Retracing the backstory of some of the more intriguing games for the Amiga platform, naturally, a number of unanswered questions emerge. Sleepwalker is one such exemplar; a title that began its journey as a purely commercial venture in the traditional manner before morphing into the official Comic Relief charity fundraiser title in 1993.
Ocean shrewdly snapped up the publishing rights to the acclaimed platform-puzzler and arranged for a portion of the sales profits to be donated to philanthropic causes in Africa and the UK. Comedian Lenny Henry came on board to voice the canine protagonist, and Commodore did their bit too by bundling the game with a special edition Comic Relief Amiga 1200 pack, pledging a gratuity of £10 per unit sold.
Today programmer John Scott has kindly agreed to join us to discuss his involvement with CTA’s fondly remembered Sleepwalker project.
John took his first step up the career ladder in 1989 working as a programmer for Teque Software Development in Rotherham. Coding in pure Assembly he focused on the Commodore platforms along with a number of former Gremlin employees who would take responsibility for Teque’s Atari ST, Spectrum, Amstrad, and MSX wares.
By 1991 he was primed for a new, more independent challenge. Accordingly, he set up his own partnership along with graphic artist, Richard Cheek. They named their fledgeling development studio ‘CTA’, the brand under which they would produce their inaugural title, a conversion of Titus’ Blues Brothers for the Commodore 64.
Having found their feet the pair progressed towards tackling some original inventions; Sleepwalker for the Amiga, Atari ST and DOS, Eek the Cat for the Super Nintendo (a reinvention of Sleepwalker based on the cartoon of the same name), and Cheesy, a third-person 3D platform game for the PlayStation.
Emigrating to Madison, Wisconsin in 1997 John became the Senior Tech Programmer at Raven Software where he was tasked with porting the PC vehicular combat game Necrodome to the PlayStation. Unbeknownst to John at the time it would never be published. He subsequently shifted his attention to Heretic II, Soldier of Fortune 1 and 2 and Quake 4.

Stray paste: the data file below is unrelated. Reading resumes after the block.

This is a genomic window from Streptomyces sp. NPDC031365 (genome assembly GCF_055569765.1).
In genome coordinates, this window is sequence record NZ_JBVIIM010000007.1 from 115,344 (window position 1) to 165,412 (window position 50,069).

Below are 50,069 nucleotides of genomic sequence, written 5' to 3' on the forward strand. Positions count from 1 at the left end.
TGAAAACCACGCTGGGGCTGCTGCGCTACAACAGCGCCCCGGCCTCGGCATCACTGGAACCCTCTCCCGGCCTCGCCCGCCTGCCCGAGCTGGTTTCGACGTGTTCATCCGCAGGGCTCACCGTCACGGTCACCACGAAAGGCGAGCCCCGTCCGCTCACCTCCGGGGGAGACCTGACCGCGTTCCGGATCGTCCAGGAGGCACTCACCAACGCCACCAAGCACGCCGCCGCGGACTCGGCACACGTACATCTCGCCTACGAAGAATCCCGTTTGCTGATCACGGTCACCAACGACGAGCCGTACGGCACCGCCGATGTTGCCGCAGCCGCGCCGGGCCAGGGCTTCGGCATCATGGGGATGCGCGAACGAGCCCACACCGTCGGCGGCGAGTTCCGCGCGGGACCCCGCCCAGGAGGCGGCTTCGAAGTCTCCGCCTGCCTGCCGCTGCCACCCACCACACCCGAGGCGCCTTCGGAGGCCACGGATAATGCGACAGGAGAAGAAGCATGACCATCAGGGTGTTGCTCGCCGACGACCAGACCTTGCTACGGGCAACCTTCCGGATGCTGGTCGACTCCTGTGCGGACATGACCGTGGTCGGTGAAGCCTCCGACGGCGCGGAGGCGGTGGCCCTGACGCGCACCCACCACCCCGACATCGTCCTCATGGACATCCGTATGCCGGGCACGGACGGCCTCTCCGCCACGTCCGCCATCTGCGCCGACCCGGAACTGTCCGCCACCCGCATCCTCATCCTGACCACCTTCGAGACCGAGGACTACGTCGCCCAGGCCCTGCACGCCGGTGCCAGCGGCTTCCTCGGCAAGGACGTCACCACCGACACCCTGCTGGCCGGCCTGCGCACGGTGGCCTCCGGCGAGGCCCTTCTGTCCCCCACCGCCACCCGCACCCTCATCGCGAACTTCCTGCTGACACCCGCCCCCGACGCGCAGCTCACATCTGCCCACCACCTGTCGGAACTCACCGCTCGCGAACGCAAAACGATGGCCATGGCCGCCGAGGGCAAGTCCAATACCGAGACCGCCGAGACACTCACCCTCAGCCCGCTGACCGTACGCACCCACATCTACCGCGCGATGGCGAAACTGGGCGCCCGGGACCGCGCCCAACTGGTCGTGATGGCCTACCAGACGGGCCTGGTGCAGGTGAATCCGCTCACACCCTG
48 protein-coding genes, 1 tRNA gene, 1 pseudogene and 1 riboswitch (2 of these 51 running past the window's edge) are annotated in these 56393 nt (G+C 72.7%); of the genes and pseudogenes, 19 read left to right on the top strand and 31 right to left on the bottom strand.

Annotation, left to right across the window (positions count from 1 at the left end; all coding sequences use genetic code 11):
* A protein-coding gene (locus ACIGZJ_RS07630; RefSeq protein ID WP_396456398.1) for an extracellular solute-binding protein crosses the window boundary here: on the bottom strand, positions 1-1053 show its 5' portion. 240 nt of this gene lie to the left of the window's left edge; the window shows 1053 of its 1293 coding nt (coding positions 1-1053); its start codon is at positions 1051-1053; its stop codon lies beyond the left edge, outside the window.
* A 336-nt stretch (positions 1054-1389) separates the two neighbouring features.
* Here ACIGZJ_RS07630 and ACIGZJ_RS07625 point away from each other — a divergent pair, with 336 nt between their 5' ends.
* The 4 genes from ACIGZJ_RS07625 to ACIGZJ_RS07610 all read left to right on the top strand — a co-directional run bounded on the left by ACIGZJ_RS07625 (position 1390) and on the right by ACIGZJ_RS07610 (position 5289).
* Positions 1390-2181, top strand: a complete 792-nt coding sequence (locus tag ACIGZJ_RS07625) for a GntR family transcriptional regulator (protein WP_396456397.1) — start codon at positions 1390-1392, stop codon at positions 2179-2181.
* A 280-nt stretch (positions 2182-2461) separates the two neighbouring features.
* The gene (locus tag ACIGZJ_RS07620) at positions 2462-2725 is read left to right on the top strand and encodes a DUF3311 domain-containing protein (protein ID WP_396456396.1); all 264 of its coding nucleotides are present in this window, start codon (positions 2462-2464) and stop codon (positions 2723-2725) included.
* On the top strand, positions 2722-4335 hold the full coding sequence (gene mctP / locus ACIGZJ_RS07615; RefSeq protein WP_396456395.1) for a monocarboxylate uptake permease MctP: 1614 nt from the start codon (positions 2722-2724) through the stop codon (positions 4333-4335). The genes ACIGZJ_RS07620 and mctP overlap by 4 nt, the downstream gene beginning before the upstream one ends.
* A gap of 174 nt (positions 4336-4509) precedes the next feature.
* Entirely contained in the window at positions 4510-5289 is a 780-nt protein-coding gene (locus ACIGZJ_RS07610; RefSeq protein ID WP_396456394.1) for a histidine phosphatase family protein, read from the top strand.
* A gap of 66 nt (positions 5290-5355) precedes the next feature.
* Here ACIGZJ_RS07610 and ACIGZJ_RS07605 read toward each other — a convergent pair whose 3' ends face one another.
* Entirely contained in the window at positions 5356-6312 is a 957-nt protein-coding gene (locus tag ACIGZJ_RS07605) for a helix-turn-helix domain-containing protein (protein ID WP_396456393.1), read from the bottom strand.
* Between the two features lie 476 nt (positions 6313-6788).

Now based in Cary, North Carolina, in 2006 John embraced the role of Senior Engine Programmer at Epic Games where he drastically enhanced the third incarnation of the Unreal engine.
Remaining in North Carolina, from 2013 John has been employed as the CEO/CTO at Eternal Developments. He’s currently operating as a contract programmer concentrating on several top-secret Unreal Engine 4 projects as well as a number of his own sideline initiatives.
Which brings us bang up to date. John’s latest contribution to the world of gaming is a Q and A session for Everything Amiga, so without further ado…
Q. I’ve read that Sleepwalker had been in the works for two years before it became the official Comic Relief game. How did that transpire?
A. We (Richard Cheek) and I pitched the Sleepwalker idea to Gary Bracey from Ocean at an ECTS (I think it was the first one that was trade only where the public weren’t allowed in). They were very excited with the idea of saving someone as opposed to the typical shoot anything that moves style game. From a technical standpoint, I wanted to try a new rendering technique from my understanding of how Turrican 2 worked, and we went from there. Our first original IP was born! We then had the opportunity to partner up with Comic Relief, and the humorous cartoon-style violence worked well for them, as did the concept for us.